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I don’t believe in the concept of pan – Indian movies : Rishab Shetty

Goa:24/11/22:“India is an agri-based country; Our rituals, beliefs, way of life is based on agriculture. Consequently, every village of India has a ritual of their own which believes in natural deity that protects their livelihoods”, said Rishab Shetty during his conversation with T Thyagarajan on the subject ‘Representing Cultural Diversity and Identifying New Markets’ during the 53rd International Film Festival of India being held at Panaji, Goa.

Rishab Shetty, an actor, director and producer in Kannada film industry has many movies to his credit such as Ulidavaru Kandanthe, Kirik Party, Katha Sangama, Ricky etc. His ‘Sarkari Hi. Pra. Shaale, Kasaragodu, Koduge: Ramanna Rai’ won the National Film Award for Best Children’s Film at the 66th National Film Awards. Kantara directed by Rishab Shetty is his latest critically acclaimed film. He is also the lead actor in this commercial blockbuster which broke many box office records.

On the topic of representing cultural diversity in movies, Shri Shetty said Kantara at its core captures the ongoing conflict between humans and nature. It’s an amalgamation of nature, culture & fiction. He said our cultures & belief systems are rooted in every one of us. The movie was a result of  the folklores he had heard and his experiences of childhood in the Tulunadu culture. Thus, he wanted the background music of movie to be naturally a beacon of the culture.

Discussing about his interests, Rishab Shetty said he was a Yakshagana artist since childhood. He was always fascinated to display the culture of kambala, daivaradhane, bhoota kola in films since he started his stint in industry. “ In Tulunadu, we believe in equality of all castes during daivaradhane, it’s a bridge between nature and human”, he opined.

He also told that he used to practice the kambala everyday to perform it in Kantara. He requested the people to not mock any cultural practice as the beliefs are close to hearts of people.

About the role of Shiva in Kantara, Shri Shetty said he had a passion since childhood to play such a character. The idea of Kantara was incepted during second COVID lockdown and he shot the entire movie in his hometown Kundapura, Dakshina Kannada District in Karnataka. Speaking about the cast he added that most are newbies and are theatre artists of Bangalore and Mangalore.

Talking about his breath-taking performance in the climax of Kantara, he said climax is the imperative as that is what stays with people. The harmonious coexistence of nature, man and spirit is the need of the hour, is the message in the movie.

Sharing thoughts about identifying new markets, Shri Shetty said that films today are crossing the language barrier. He added that there are Indian cinemas in different languages and if the content connects with audience, the movie will be accepted as an All-Indian movie. He said that he believed in the mantra if a movie is more local and rooted, then it has a greater universal appeal.

He added that the regional cinemas in the late 90s had influence of western movies. However, today they are incorporating local culture and diversity has given them the much-needed vibrancy and vividity which has been accepted by audience. To support his views, he added that people across India have accepted Kantara despite the language barrier, this is because the audience could connect well with the content.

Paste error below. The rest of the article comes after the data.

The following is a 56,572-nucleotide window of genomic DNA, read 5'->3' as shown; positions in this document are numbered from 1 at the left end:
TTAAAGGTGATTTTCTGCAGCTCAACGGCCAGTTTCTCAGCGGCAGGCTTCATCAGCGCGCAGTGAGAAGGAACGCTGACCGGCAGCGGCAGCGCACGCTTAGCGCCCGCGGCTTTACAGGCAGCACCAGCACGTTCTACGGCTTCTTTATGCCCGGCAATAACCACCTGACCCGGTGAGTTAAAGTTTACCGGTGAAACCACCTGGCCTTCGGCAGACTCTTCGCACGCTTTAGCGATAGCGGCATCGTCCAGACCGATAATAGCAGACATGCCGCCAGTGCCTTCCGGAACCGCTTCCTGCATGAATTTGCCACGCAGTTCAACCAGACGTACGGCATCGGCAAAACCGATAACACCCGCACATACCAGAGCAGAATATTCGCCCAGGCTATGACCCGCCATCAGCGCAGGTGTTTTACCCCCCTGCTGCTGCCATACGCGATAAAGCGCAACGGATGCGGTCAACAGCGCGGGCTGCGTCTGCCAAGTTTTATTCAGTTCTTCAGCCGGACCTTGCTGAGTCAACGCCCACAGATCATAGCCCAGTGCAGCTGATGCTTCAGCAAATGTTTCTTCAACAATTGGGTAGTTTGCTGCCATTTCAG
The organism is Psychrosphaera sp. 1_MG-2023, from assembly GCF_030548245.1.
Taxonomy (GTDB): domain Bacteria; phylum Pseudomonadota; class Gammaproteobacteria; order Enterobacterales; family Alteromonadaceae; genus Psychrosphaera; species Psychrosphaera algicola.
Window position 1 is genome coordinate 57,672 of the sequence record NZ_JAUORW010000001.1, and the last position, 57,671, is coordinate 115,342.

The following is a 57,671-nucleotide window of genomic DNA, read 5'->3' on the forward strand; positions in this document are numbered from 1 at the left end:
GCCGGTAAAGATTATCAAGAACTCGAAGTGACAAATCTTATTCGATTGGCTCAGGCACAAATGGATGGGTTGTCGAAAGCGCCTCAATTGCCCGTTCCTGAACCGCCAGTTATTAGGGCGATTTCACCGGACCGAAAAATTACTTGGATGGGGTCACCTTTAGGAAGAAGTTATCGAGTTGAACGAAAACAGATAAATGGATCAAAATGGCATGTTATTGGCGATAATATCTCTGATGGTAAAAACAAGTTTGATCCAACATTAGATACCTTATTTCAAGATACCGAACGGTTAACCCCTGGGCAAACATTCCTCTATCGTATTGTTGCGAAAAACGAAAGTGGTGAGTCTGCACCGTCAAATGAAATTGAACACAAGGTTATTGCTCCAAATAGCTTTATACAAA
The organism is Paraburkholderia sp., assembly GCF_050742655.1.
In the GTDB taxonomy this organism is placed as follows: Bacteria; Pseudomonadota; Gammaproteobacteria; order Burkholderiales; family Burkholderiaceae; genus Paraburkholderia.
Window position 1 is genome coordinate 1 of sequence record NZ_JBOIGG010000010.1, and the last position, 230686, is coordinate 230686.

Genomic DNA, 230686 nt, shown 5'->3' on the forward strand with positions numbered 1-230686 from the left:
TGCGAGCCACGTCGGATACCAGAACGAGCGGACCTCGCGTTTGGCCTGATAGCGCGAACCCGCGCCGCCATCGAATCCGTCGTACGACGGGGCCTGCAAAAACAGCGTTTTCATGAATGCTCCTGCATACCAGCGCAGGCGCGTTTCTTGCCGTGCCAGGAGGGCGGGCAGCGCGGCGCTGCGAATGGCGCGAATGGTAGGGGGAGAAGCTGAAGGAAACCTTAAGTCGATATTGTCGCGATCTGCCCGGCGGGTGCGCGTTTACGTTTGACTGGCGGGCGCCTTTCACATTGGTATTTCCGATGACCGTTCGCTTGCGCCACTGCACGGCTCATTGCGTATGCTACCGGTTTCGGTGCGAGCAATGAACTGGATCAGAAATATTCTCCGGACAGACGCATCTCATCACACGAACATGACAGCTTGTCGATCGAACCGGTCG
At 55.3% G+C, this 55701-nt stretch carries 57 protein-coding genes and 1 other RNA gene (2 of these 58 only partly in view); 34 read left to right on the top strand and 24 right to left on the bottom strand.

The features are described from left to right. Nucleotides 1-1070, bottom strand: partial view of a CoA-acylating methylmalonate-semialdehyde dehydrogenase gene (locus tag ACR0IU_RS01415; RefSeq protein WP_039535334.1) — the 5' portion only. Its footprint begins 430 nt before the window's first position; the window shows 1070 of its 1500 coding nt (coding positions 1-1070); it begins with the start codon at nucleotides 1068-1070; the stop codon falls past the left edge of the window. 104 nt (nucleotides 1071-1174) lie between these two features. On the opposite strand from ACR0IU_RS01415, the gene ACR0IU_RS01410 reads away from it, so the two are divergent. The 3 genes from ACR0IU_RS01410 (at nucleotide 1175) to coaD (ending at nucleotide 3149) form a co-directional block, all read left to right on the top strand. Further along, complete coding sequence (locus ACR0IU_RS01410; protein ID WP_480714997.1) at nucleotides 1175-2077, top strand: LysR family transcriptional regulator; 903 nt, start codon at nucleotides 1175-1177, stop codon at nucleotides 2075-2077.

Shri Shetty also noted that, while previously people had to wait for International Film Festivals, today Over-the top (OTT) platforms have given them the kind of content they yearn for anywhere anytime. He added OTT has increased the access and reach of content-worthy movies multifold, giving people a wide palette of movies to choose from as per their interest.

On being asked about his views on direction vis-à-vis acting, he declared “Direction is my priority”. “I am connected to the society too much. I believe concepts come from there in my movie”, replied the actor when asked about his choice of subjects for movies.

As a producer, he said he always decided the budget based on the script. He opined that the content should be universally appealable rather than unnecessary expenditure on the sets, location and other paraphernalia of film-making.

The Masterclasses and In-Conversation sessions at IFFI 53 are being jointly organized by Satyajit Ray Film and Television Institute (SRFTI), NFDC, Film and Television Institute of India (FTII) and ESG. A total of 23 sessions comprising masterclasses and in-conversations are being conducted this year to encourage the students and enthusiasts of cinema in every aspect of filmmaking.

About Editor in chief

Ashok Palit has completed his graduation from Upendranath College Soro, Balasore and post graduation from Utkal University in Odia Language and literture.. He has also carved out a niche for himself as a scribe of eminence after joining the profession in 1988. He is also an independent media production professional. He brings loads of experience to Advanced Media, Ashok Palit as a cineaste has been active in film criticism for over three decades. As a film society activist, he soared to eminence for his profound commitment to the art film appreciation and aesthetics of cinema. His mode of discourse is often erudite but always lucid and comprehensible marked by a perfect acumen so rare in the field. A film aesthete with an immense fond of critical sensibilities, he wrote about growth and development of odia cinema in New Indian Express, The Times of India, The Hindustan Times, The Asian Age and Screen. He has been working as an Editor for Cine Samaya from 2002-2004.. He had made solid contribution on cinema in many odia Dailies and weekly such as Samaj, Prajatantra, Dharatri, Samaya, Satabadi, and weekly Samaya.
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